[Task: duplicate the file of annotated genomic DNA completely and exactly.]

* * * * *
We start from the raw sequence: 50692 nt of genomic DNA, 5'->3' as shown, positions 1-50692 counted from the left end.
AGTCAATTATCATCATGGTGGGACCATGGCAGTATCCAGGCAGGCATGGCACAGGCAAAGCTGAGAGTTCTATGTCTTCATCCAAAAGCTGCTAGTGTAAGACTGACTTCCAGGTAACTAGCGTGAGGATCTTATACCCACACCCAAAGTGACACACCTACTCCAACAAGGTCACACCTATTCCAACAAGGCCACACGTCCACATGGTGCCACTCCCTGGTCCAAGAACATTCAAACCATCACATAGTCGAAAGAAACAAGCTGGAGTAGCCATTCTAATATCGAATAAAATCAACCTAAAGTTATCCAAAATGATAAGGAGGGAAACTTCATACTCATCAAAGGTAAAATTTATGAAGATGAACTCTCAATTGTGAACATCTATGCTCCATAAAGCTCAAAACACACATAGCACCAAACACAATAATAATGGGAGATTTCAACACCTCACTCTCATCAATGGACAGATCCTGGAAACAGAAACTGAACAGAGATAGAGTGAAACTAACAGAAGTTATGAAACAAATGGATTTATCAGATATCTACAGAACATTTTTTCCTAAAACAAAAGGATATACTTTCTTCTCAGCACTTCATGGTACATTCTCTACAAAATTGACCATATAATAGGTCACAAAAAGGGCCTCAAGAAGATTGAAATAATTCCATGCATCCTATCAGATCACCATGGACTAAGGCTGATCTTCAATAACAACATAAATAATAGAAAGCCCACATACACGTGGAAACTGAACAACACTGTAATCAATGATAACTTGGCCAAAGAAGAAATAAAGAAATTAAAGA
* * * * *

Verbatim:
We start from the raw sequence: 50692 nt of genomic DNA, 5'->3' as shown, positions 1-50692 counted from the left end.
AGTCAATTATCATCATGGTGGGACCATGGCAGTATCCAGGCAGGCATGGCACAGGCAAAGCTGAGAGTTCTATGTCTTCATCCAAAAGCTGCTAGTGTAAGACTGACTTCCAGGTAACTAGCGTGAGGATCTTATACCCACACCCAAAGTGACACACCTACTCCAACAAGGTCACACCTATTCCAACAAGGCCACACGTCCACATGGTGCCACTCCCTGGTCCAAGAACATTCAAACCATCACATAGTCGAAAGAAACAAGCTGGAGTAGCCATTCTAATATCGAATAAAATCAACCTAAAGTTATCCAAAATGATAAGGAGGGAAACTTCATACTCATCAAAGGTAAAATTTATGAAGATGAACTCTCAATTGTGAACATCTATGCTCCATAAAGCTCAAAACACACATAGCACCAAACACAATAATAATGGGAGATTTCAACACCTCACTCTCATCAATGGACAGATCCTGGAAACAGAAACTGAACAGAGATAGAGTGAAACTAACAGAAGTTATGAAACAAATGGATTTATCAGATATCTACAGAACATTTTTTCCTAAAACAAAAGGATATACTTTCTTCTCAGCACTTCATGGTACATTCTCTACAAAATTGACCATATAATAGGTCACAAAAAGGGCCTCAAGAAGATTGAAATAATTCCATGCATCCTATCAGATCACCATGGACTAAGGCTGATCTTCAATAACAACATAAATAATAGAAAGCCCACATACACGTGGAAACTGAACAACACTGTAATCAATGATAACTTGGCCAAAGAAGAAATAAAGAAATTAAAGA